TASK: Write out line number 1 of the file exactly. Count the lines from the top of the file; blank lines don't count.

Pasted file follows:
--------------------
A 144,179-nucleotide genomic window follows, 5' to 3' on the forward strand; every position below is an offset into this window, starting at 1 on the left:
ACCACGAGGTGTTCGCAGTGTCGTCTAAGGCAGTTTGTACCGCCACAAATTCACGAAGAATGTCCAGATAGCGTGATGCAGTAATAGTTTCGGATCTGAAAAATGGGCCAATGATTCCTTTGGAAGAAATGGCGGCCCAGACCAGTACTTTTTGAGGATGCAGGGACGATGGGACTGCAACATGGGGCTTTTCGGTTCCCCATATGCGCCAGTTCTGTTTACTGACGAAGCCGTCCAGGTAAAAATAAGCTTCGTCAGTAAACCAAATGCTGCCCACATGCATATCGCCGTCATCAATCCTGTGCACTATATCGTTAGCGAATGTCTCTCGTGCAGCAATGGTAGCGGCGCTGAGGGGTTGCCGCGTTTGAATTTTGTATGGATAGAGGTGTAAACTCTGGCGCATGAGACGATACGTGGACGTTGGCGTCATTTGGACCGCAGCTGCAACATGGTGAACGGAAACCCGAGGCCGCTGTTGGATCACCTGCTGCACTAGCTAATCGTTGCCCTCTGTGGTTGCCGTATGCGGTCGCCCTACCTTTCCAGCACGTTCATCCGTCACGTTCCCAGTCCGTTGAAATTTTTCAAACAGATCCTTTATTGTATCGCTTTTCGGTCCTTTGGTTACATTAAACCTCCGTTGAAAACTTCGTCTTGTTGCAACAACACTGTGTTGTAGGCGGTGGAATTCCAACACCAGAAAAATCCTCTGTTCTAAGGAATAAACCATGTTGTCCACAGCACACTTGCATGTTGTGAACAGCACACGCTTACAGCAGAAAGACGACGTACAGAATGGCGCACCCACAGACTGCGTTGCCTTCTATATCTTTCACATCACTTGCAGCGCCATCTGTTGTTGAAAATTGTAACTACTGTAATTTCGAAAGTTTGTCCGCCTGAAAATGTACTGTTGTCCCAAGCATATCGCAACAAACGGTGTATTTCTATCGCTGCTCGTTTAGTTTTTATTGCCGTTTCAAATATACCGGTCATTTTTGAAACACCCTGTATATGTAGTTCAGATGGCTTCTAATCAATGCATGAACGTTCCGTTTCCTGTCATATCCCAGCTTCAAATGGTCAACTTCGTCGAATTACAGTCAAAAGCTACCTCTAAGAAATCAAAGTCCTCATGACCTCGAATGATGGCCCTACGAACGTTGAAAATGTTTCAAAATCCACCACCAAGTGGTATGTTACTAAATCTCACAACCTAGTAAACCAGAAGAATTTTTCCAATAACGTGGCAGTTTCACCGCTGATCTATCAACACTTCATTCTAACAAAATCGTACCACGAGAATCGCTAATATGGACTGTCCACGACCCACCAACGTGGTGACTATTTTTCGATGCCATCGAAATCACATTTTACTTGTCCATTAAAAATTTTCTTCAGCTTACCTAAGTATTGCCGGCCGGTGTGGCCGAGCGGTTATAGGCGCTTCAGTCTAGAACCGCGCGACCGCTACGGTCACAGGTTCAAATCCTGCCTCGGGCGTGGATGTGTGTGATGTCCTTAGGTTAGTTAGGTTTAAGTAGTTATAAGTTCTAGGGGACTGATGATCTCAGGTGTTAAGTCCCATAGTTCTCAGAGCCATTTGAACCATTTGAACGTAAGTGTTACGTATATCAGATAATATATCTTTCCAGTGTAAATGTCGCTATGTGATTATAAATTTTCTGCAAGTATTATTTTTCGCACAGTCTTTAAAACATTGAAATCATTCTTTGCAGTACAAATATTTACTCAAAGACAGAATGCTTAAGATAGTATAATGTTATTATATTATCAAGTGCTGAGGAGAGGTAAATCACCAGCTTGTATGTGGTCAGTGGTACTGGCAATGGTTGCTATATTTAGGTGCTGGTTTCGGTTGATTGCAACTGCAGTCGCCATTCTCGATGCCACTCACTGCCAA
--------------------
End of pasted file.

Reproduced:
A 144,179-nucleotide genomic window follows, 5' to 3' on the forward strand; every position below is an offset into this window, starting at 1 on the left: